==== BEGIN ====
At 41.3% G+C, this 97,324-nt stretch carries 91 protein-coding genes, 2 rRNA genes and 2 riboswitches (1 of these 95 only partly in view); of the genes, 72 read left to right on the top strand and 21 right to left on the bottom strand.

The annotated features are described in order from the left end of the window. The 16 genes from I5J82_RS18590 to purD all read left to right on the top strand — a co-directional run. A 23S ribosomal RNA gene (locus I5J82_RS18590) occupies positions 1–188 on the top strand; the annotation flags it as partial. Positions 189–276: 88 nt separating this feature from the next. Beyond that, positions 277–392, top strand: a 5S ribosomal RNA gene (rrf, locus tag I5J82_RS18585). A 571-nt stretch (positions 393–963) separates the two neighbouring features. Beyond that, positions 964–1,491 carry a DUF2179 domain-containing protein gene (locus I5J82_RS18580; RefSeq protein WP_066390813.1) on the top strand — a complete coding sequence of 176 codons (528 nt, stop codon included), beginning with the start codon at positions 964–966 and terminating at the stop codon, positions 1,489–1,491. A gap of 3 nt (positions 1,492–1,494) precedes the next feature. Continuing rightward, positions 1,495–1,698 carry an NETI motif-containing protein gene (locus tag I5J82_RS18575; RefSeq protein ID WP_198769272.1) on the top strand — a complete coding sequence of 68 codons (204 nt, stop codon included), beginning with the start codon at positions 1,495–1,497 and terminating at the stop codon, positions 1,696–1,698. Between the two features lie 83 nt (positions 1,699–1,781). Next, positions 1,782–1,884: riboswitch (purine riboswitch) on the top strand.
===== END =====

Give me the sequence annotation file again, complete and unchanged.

At 41.3% G+C, this 97,324-nt stretch carries 91 protein-coding genes, 2 rRNA genes and 2 riboswitches (1 of these 95 only partly in view); of the genes, 72 read left to right on the top strand and 21 right to left on the bottom strand.

The annotated features are described in order from the left end of the window. The 16 genes from I5J82_RS18590 to purD all read left to right on the top strand — a co-directional run. A 23S ribosomal RNA gene (locus I5J82_RS18590) occupies positions 1–188 on the top strand; the annotation flags it as partial. Positions 189–276: 88 nt separating this feature from the next. Beyond that, positions 277–392, top strand: a 5S ribosomal RNA gene (rrf, locus tag I5J82_RS18585). A 571-nt stretch (positions 393–963) separates the two neighbouring features. Beyond that, positions 964–1,491 carry a DUF2179 domain-containing protein gene (locus I5J82_RS18580; RefSeq protein WP_066390813.1) on the top strand — a complete coding sequence of 176 codons (528 nt, stop codon included), beginning with the start codon at positions 964–966 and terminating at the stop codon, positions 1,489–1,491. A gap of 3 nt (positions 1,492–1,494) precedes the next feature. Continuing rightward, positions 1,495–1,698 carry an NETI motif-containing protein gene (locus tag I5J82_RS18575; RefSeq protein ID WP_198769272.1) on the top strand — a complete coding sequence of 68 codons (204 nt, stop codon included), beginning with the start codon at positions 1,495–1,497 and terminating at the stop codon, positions 1,696–1,698. Between the two features lie 83 nt (positions 1,699–1,781). Next, positions 1,782–1,884: riboswitch (purine riboswitch) on the top strand.